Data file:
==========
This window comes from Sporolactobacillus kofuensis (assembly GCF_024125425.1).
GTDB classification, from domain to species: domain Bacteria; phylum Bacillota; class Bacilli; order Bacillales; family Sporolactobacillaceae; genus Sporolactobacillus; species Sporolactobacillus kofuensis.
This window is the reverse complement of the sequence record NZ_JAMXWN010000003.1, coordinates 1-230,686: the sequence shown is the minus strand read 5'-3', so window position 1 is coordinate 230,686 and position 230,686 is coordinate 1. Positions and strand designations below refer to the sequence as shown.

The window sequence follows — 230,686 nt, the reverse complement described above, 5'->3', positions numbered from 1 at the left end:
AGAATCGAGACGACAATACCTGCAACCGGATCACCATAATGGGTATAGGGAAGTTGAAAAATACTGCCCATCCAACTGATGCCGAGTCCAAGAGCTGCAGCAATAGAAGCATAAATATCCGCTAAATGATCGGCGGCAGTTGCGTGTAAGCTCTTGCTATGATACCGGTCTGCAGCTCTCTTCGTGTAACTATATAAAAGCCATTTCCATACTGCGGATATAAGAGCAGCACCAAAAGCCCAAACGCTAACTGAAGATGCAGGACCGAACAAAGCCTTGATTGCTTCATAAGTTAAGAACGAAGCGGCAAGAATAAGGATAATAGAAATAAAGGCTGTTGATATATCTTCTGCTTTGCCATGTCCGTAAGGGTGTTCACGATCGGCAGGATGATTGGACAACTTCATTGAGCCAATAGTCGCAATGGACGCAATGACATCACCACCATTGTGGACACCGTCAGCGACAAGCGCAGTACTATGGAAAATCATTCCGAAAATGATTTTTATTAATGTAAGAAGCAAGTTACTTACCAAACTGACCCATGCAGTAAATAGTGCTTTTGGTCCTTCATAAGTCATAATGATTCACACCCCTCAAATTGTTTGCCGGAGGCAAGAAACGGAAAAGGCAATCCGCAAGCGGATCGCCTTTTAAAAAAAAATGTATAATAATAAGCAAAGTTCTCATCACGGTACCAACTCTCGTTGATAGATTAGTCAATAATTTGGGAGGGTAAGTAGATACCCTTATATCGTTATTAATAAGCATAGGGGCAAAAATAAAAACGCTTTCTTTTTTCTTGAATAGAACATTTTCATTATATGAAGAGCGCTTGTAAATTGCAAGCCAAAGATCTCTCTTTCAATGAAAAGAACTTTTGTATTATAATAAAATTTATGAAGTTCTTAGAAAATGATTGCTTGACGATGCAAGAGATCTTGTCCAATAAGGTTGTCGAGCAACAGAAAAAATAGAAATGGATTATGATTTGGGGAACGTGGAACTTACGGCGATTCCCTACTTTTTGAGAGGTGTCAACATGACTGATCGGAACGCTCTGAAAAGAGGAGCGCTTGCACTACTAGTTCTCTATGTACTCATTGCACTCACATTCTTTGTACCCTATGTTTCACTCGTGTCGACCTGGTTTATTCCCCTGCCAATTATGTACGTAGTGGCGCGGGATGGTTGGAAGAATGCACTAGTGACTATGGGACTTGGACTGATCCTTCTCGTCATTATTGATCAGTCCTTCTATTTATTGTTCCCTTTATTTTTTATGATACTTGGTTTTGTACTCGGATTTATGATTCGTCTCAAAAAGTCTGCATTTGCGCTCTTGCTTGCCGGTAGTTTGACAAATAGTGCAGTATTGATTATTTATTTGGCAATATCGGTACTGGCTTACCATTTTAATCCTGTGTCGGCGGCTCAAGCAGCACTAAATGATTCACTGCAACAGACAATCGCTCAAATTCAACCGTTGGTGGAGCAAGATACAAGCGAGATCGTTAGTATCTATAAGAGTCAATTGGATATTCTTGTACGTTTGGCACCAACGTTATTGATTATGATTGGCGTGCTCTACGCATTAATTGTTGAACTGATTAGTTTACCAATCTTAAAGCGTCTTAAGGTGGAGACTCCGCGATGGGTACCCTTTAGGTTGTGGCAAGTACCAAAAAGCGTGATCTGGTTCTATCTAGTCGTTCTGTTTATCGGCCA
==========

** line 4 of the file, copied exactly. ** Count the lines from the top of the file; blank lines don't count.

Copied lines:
The window sequence follows — 230,686 nt, the reverse complement described above, 5'->3', positions numbered from 1 at the left end: